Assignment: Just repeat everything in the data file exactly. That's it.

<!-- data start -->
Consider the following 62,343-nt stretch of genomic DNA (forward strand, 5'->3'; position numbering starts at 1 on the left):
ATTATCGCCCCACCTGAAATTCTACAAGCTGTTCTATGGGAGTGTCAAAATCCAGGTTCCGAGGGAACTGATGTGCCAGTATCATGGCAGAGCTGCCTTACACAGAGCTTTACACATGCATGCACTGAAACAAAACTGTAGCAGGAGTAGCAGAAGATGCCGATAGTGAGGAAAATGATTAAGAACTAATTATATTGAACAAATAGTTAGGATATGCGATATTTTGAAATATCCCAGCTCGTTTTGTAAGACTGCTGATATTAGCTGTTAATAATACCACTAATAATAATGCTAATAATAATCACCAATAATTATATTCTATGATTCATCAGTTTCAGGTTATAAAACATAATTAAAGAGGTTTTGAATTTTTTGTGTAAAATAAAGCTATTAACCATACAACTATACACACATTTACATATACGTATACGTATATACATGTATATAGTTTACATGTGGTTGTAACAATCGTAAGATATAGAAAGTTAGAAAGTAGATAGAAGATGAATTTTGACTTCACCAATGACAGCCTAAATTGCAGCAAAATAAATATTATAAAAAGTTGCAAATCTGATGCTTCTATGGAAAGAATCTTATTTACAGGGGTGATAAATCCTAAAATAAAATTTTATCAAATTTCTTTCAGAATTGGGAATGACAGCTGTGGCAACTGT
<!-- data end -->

Consider the following 62,343-nt stretch of genomic DNA (forward strand, 5'->3'; position numbering starts at 1 on the left):
ATTATCGCCCCACCTGAAATTCTACAAGCTGTTCTATGGGAGTGTCAAAATCCAGGTTCCGAGGGAACTGATGTGCCAGTATCATGGCAGAGCTGCCTTACACAGAGCTTTACACATGCATGCACTGAAACAAAACTGTAGCAGGAGTAGCAGAAGATGCCGATAGTGAGGAAAATGATTAAGAACTAATTATATTGAACAAATAGTTAGGATATGCGATATTTTGAAATATCCCAGCTCGTTTTGTAAGACTGCTGATATTAGCTGTTAATAATACCACTAATAATAATGCTAATAATAATCACCAATAATTATATTCTATGATTCATCAGTTTCAGGTTATAAAACATAATTAAAGAGGTTTTGAATTTTTTGTGTAAAATAAAGCTATTAACCATACAACTATACACACATTTACATATACGTATACGTATATACATGTATATAGTTTACATGTGGTTGTAACAATCGTAAGATATAGAAAGTTAGAAAGTAGATAGAAGATGAATTTTGACTTCACCAATGACAGCCTAAATTGCAGCAAAATAAATATTATAAAAAGTTGCAAATCTGATGCTTCTATGGAAAGAATCTTATTTACAGGGGTGATAAATCCTAAAATAAAATTTTATCAAATTTCTTTCAGAATTGGGAATGACAGCTGTGGCAACTGT